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Open Access Publications from the University of California

Polar Cap Precursor of Nightside Meso-scale Auroral Enhancements

  • Author(s): Zou, Ying
  • Advisor(s): Lyons, Lawrence R
  • et al.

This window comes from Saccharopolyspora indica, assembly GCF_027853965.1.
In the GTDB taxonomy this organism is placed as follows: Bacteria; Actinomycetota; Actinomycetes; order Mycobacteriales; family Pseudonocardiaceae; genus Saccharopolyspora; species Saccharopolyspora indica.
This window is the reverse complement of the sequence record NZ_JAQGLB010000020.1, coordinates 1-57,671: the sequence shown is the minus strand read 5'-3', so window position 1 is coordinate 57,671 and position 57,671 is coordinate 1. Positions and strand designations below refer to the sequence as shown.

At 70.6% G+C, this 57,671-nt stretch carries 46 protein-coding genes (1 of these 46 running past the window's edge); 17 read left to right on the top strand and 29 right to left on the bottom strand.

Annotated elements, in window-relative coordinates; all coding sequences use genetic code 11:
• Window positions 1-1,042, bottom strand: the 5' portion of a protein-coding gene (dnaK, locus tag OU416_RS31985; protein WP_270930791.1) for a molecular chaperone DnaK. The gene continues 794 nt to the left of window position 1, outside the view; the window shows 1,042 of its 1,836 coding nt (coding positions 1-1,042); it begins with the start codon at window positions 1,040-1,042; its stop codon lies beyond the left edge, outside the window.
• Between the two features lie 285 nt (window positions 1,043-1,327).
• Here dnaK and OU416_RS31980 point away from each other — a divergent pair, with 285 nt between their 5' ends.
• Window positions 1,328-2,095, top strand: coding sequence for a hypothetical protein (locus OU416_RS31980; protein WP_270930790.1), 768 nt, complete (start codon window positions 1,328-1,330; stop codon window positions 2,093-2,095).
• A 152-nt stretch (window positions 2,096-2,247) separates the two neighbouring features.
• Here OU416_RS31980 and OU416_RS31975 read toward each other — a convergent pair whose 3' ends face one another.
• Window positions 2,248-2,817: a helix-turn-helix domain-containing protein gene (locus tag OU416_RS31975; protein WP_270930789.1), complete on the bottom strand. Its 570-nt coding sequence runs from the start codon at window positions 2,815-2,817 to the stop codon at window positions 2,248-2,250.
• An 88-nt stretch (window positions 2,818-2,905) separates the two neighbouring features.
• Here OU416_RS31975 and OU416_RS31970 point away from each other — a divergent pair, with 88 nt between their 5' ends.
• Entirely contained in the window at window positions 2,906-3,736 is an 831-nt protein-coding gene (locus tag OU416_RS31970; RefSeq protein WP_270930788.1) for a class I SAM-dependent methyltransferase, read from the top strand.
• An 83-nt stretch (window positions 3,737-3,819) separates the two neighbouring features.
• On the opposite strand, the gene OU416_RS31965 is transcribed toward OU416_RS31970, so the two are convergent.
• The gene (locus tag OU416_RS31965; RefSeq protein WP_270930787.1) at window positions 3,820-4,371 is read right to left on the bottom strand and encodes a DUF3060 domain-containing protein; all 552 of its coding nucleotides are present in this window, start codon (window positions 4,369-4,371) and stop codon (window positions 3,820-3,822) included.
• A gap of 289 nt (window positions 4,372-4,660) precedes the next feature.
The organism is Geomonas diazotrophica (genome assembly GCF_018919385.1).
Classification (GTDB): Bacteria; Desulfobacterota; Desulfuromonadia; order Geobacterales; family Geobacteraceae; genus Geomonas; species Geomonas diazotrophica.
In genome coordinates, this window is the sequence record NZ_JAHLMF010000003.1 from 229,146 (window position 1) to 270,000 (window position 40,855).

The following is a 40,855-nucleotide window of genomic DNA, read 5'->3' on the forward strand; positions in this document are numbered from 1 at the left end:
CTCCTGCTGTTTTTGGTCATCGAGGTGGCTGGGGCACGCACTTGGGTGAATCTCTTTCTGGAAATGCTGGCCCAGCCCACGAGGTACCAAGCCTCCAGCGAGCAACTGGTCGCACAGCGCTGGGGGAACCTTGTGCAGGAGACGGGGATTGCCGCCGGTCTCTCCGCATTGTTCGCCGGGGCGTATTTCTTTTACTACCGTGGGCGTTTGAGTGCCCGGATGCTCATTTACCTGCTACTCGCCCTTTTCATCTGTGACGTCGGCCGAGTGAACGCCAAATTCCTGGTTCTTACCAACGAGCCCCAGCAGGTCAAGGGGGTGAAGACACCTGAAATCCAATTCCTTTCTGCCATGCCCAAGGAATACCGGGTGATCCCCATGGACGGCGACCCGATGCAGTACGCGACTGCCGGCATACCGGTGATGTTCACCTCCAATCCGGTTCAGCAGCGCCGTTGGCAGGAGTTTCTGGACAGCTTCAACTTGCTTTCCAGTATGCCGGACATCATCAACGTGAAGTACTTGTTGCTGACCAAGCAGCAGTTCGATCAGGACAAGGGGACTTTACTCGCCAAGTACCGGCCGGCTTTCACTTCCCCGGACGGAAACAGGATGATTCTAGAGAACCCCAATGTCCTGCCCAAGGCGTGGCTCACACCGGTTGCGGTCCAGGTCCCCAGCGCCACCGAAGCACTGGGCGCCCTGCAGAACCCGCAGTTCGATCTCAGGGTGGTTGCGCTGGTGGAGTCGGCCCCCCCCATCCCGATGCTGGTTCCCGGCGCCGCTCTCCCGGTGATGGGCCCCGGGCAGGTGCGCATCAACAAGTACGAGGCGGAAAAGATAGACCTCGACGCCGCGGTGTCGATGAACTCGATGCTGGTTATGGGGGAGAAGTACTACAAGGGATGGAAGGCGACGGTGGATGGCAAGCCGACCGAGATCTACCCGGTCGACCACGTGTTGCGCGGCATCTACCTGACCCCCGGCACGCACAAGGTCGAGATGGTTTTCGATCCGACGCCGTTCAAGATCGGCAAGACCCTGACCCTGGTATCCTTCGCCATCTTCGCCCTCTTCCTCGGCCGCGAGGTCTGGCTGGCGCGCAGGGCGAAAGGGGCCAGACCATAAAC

Although the large-scale auroral oval has been well examined, what controls the occurrence of meso-scale enhanced auroras remains ambiguous. The answer is critical for forecasting ionospheric scintillation and remote-sensing magnetospheric disturbances. One important meso-scale auroral enhancement is poleward boundary intensifications (PBIs), which are intensifications along the poleward boundary of the nightside auroral oval and are produced by magnetic reconnection, a fundamental energy conversion process in the magnetosphere. This thesis is dedicated to understand when and where PBIs and the associated magnetotail reconnection occur, spontaneously or driven by external forcing, based on coordinated observations of all-sky imagers (ASIs) and radars. We found that the occurrence of PBIs is consistently accompanied with narrow and fast flows near the auroral poleward boundary in the polar cap. They occur simultaneously with or 1–2 min before PBIs near the PBI longitude, and direct equatorward toward the auroral poleward boundary. They have a duration and width comparable to those of PBIs. Although the prior flow evolution could not be obtained based on the limited radar field-of-view, a polar cap ASI can substantially expand our observing area by enabling flow tracing using airglow patches and polar cap arcs. It shows that deep in the polar cap, localized fast flows typically propagate at ~600 m/s, persist tens of minutes to hours, and are of a few hundred km width. They appear as channels of flow enhancements that are elongated in the noon-midnight meridian, and significantly contribute to magnetic flux convection across the polar cap. The mosaic ASI images further show that as these fast flow propagate equatorward from the magnetic pole and impinge on the nightside auroral poleward boundary, they are followed by intensifications within the auroral oval that are spatially connected to them and occur within a few minutes and <~ 10? longitudes. Such intensifications are major disturbances that do not occur until the impingement of polar cap flows, suggesting the intensifications to be triggered by these flows. Our results suggest that locally enhanced nightside auroras, and the associated magnetic reconnection, can be preceded by, and developed around, localized flow enhancements arriving at the auroral poleward boundary from the polar cap. This preceding signature in the polar cap is essential to understand the development of magnetotail reconnection, and gives the potential of forecasting the specific time and location of disturbances in the magnetosphere and ionosphere. The existence and importance of such polar cap precursor were not recognized in the past due to the lack of coordinated radar and ASI observations, as well as broadly covered mosaic from an ASI array.

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